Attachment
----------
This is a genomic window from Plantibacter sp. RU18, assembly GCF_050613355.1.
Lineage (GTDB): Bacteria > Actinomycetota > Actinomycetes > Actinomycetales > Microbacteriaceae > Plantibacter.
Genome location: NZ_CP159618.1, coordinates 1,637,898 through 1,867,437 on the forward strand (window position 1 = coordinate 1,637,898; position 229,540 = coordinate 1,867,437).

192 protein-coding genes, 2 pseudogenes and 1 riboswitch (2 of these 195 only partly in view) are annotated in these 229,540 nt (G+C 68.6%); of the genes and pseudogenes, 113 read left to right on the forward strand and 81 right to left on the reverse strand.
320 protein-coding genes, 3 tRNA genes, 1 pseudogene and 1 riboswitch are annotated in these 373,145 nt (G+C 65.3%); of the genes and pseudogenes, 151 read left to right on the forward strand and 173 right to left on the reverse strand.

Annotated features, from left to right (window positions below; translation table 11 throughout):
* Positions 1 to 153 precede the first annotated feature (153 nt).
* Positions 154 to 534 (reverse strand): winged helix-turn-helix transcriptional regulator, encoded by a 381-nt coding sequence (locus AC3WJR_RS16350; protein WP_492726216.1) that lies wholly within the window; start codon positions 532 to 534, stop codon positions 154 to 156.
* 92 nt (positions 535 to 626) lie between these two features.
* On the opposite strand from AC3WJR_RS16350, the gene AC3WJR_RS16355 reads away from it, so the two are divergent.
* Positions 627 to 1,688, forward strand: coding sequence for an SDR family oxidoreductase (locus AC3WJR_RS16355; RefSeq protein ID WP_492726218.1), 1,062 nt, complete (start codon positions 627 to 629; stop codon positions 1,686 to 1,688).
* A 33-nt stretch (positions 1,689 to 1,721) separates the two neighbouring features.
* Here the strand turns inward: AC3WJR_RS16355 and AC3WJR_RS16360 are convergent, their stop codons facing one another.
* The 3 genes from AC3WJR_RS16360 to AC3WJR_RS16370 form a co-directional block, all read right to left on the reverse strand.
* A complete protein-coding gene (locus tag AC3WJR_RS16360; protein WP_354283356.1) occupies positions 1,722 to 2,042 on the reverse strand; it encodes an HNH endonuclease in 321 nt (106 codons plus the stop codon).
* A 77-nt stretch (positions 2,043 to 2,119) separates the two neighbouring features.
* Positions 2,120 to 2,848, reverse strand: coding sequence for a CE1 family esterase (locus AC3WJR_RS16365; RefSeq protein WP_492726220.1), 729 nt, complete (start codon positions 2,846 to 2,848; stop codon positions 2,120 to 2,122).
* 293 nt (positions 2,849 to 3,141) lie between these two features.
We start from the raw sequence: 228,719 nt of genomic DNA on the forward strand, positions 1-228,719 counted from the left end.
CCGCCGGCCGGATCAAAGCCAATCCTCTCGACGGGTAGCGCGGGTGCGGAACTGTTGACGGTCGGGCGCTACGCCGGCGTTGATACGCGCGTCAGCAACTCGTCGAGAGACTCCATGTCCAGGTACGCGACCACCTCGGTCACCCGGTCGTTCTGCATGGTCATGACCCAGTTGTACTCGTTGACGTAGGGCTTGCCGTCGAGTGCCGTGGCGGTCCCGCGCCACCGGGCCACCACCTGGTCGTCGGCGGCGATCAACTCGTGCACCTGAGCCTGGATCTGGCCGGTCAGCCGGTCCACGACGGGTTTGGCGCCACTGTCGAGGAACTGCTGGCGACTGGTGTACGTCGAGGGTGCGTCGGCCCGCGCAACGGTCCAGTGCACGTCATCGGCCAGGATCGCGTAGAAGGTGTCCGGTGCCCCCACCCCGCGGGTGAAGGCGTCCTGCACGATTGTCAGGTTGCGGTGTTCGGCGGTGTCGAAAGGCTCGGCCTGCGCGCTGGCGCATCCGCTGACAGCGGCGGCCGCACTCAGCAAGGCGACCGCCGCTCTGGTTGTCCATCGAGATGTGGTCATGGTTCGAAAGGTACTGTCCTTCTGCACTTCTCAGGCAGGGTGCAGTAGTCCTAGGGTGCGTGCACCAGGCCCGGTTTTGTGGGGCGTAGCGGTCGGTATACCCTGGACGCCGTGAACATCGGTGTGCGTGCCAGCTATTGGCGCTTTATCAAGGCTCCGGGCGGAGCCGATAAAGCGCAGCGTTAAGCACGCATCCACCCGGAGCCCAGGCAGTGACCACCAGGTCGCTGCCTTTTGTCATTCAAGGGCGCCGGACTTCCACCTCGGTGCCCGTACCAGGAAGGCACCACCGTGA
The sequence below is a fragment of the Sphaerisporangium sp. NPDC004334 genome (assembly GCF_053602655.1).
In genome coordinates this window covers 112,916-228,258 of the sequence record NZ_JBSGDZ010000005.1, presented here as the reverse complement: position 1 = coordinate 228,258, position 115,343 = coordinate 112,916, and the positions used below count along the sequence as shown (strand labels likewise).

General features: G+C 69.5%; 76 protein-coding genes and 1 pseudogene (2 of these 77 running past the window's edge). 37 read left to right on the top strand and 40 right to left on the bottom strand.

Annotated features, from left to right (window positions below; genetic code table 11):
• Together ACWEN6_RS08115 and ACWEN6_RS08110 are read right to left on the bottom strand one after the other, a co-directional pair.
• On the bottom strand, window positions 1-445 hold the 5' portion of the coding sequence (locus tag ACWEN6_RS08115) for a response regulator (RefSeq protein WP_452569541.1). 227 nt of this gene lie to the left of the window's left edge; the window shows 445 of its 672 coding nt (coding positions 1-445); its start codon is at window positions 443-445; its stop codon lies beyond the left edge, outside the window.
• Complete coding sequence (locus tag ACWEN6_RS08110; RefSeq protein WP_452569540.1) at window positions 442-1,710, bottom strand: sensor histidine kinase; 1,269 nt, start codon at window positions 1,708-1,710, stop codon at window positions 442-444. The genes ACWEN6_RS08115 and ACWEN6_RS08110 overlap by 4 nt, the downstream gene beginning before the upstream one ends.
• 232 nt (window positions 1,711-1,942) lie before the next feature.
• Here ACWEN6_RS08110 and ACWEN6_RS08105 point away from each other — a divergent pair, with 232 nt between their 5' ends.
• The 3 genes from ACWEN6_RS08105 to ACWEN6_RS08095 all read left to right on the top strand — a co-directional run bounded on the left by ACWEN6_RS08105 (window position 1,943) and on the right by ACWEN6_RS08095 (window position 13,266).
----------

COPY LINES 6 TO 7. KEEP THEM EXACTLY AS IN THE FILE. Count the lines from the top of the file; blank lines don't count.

Annotated features, from left to right (window positions below; translation table 11 throughout):
* Positions 1 to 153 precede the first annotated feature (153 nt).